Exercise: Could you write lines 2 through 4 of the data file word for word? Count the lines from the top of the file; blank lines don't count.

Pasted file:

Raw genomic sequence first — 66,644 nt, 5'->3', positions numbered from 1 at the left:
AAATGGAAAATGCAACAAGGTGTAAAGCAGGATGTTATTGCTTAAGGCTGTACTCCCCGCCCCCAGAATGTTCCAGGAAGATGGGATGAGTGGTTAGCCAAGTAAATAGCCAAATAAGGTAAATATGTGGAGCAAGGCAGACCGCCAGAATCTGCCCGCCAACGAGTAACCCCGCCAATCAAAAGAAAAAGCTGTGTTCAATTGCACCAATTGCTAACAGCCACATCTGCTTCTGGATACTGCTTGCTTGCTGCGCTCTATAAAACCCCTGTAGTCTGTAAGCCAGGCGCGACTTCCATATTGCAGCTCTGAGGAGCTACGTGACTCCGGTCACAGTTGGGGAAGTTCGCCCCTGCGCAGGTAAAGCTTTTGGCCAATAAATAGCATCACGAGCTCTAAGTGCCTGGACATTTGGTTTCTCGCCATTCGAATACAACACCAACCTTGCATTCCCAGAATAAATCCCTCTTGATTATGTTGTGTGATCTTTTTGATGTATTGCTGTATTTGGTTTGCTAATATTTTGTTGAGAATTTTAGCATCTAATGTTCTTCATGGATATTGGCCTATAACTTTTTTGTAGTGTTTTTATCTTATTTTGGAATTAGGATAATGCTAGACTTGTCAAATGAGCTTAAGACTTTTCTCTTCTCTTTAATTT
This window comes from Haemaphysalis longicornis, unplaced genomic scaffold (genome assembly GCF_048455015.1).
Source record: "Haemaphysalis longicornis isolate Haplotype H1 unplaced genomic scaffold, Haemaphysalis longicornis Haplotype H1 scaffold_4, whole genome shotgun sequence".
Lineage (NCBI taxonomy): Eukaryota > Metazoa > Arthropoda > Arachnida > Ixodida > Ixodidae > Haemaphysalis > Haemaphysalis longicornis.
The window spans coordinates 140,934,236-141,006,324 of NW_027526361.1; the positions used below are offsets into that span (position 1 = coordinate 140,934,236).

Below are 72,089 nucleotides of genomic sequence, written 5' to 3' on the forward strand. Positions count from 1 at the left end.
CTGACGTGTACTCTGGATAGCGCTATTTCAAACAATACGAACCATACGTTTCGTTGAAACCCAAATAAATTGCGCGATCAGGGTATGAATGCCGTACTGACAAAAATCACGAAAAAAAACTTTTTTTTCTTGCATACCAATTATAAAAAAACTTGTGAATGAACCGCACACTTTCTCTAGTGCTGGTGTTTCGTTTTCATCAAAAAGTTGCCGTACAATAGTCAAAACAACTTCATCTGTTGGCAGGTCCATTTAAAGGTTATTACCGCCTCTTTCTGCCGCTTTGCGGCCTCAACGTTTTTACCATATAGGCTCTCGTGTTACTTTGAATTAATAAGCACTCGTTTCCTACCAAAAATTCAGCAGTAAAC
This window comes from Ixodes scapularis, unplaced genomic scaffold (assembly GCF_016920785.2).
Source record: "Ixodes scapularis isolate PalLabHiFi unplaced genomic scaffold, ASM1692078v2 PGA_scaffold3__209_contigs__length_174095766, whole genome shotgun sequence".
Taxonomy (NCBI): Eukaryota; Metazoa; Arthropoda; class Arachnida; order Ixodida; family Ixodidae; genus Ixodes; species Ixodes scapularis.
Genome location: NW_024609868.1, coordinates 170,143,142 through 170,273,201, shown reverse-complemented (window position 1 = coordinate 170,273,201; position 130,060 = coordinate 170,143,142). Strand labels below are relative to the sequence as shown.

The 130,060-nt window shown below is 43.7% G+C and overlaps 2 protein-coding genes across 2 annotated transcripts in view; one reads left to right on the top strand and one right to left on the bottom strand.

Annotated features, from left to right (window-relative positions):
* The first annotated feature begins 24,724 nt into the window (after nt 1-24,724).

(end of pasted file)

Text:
AAATGGAAAATGCAACAAGGTGTAAAGCAGGATGTTATTGCTTAAGGCTGTACTCCCCGCCCCCAGAATGTTCCAGGAAGATGGGATGAGTGGTTAGCCAAGTAAATAGCCAAATAAGGTAAATATGTGGAGCAAGGCAGACCGCCAGAATCTGCCCGCCAACGAGTAACCCCGCCAATCAAAAGAAAAAGCTGTGTTCAATTGCACCAATTGCTAACAGCCACATCTGCTTCTGGATACTGCTTGCTTGCTGCGCTCTATAAAACCCCTGTAGTCTGTAAGCCAGGCGCGACTTCCATATTGCAGCTCTGAGGAGCTACGTGACTCCGGTCACAGTTGGGGAAGTTCGCCCCTGCGCAGGTAAAGCTTTTGGCCAATAAATAGCATCACGAGCTCTAAGTGCCTGGACATTTGGTTTCTCGCCATTCGAATACAACACCAACCTTGCATTCCCAGAATAAATCCCTCTTGATTATGTTGTGTGATCTTTTTGATGTATTGCTGTATTTGGTTTGCTAATATTTTGTTGAGAATTTTAGCATCTAATGTTCTTCATGGATATTGGCCTATAACTTTTTTGTAGTGTTTTTATCTTATTTTGGAATTAGGATAATGCTAGACTTGTCAAATGAGCTTAAGACTTTTCTCTTCTCTTTAATTT
This window comes from Haemaphysalis longicornis, unplaced genomic scaffold (genome assembly GCF_048455015.1).
Source record: "Haemaphysalis longicornis isolate Haplotype H1 unplaced genomic scaffold, Haemaphysalis longicornis Haplotype H1 scaffold_4, whole genome shotgun sequence".